A 45 minute flight in Twin Otter plane south from Miri (on the Sarawak coast, just to the west of Brunei) to Bario passes over some awesome terrain – and some that is pretty awful. Miri is an oil town, but the offshore rigs that dot the sea around Miri soon give way to a different kind of oil production, with an almost endless series of oil palm plantations stretching off to the horizon.
Millions of hectares of the bio-diverse Bornean forest have been converted to oil palm monoculture. This has lots of short and long-term consequences – almost all of them bad. Deforestation, appropriation of traditional lands, soil poisoning, disrupted economies, and declining biodiversity. For example, I’ve just read in the excellent Birds of Borneo book that primary (pristine) forest supports over 220 species of birds (along with 1200 tree species). In the oil palm plantations a maximum of 12-14 species of birds can be found.
Further inland it’s forestry that prevails. Mostly it’s ‘selective’ logging as above.
But there are other areas that for some reason are just clear-felled (there are thousands of fallen trees in that middle area above). Mostly they get terraced and converted to oil palm plantation.
Gradually you see (with some relief) the country below become more rugged, wild, and heavily forested, and soon the plane touches down in Bario, the main village in the Kelabit Highlands. This remote area along the border with Indonesia (East Kalimantan) is really interesting, both for the landscape and the remarkable Kelabit people who inhabit it.
There’s only 6500 Kelabit people, but their dynamic nature and their strategic location has meant that they have received a lot of attention of the years. During the 2nd World War, Australian and British troops parachuted in and recruited, armed and trained the Kelabit to mount a guerrilla campaign against the occupying Japanese forces. (With considerable success – a plaque erected by the grateful Australians at the end of the war proudly notes that they “soon controlled 25,000 square miles, and bagged 1900 Japs”.) Tom Harrisson, who led the troops, was for many years after the war the curator of the Sarawak Museum.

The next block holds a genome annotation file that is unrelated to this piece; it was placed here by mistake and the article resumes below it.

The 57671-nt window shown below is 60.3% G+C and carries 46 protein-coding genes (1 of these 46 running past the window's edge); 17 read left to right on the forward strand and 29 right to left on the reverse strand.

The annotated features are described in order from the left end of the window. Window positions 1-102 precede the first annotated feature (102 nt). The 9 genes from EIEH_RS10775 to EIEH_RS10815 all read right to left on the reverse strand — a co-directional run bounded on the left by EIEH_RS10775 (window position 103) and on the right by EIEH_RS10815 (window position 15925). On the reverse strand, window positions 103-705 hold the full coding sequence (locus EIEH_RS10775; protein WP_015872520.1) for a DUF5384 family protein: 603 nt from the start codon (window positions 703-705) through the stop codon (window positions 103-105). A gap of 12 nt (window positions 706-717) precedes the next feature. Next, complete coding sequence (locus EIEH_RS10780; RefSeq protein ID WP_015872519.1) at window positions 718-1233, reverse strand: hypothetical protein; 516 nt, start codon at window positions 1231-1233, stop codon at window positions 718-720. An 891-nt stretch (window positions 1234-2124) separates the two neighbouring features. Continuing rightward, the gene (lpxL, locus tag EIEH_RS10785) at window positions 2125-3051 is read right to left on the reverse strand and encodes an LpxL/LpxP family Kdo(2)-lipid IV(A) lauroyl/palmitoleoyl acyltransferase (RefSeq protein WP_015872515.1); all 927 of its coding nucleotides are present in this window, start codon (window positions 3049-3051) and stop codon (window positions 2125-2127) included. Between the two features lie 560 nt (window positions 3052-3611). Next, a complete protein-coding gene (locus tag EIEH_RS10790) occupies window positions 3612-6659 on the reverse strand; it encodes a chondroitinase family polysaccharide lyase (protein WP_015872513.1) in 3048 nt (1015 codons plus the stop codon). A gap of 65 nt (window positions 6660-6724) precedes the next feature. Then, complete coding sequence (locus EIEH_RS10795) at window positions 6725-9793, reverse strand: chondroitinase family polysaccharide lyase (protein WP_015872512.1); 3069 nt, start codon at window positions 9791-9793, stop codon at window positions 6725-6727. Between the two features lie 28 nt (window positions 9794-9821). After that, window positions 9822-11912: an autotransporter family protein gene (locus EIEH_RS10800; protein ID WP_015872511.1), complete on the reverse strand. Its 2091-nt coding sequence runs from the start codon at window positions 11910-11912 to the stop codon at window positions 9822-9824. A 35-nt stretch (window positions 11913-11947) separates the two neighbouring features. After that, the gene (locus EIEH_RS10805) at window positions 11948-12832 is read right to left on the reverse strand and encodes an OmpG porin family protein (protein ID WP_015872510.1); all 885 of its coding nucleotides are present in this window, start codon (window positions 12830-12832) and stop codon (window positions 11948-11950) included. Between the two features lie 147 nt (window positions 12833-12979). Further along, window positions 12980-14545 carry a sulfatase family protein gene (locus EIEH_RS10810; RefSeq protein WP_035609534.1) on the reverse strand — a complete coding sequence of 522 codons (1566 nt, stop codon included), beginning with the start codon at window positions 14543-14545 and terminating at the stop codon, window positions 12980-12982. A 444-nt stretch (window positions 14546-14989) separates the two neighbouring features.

The boat in the picture above was being prepared for us to board for a 90 minute journey downstream. The guy at the back of the boat steers and controls the motor. The guy at the front gives advice about imminent collisions with submerged logs and rocks (we had maybe 100 such collisions en route) and the guy in the middle just sat still holding a rifle. We believe he was looking out for wild pigs – not recalcitrant Imperial Japanese soldiers. And as usual there was a sudden downpour in the middle of the journey. It was fun.
From the 1940’s, missionaries were very active in the area, and the entire population has abandoned traditional Kaharingan animism in favour of Protestant Christianity. At the same time they embraced education with gusto, and the Kelabit people are now found in senior positions in academia, government and business across Malaysia. The area was at the front line of the Konfrontasi between Indonesia and Malaysia in the 1960’s, and several villages were evacuated and later re-settled. An extraordinary dose of cultural change in just one or two generations.
The longhouse of the Kelabit Highlands have a long common hall area which is where family photos are proudly displayed. There are some wonderful juxtapositions of photos; parents and grandparents in traditional attire (hairstyles, extended earlobes, heavy tattoos etc) alongside their children at university graduations, in offices and aeroplanes.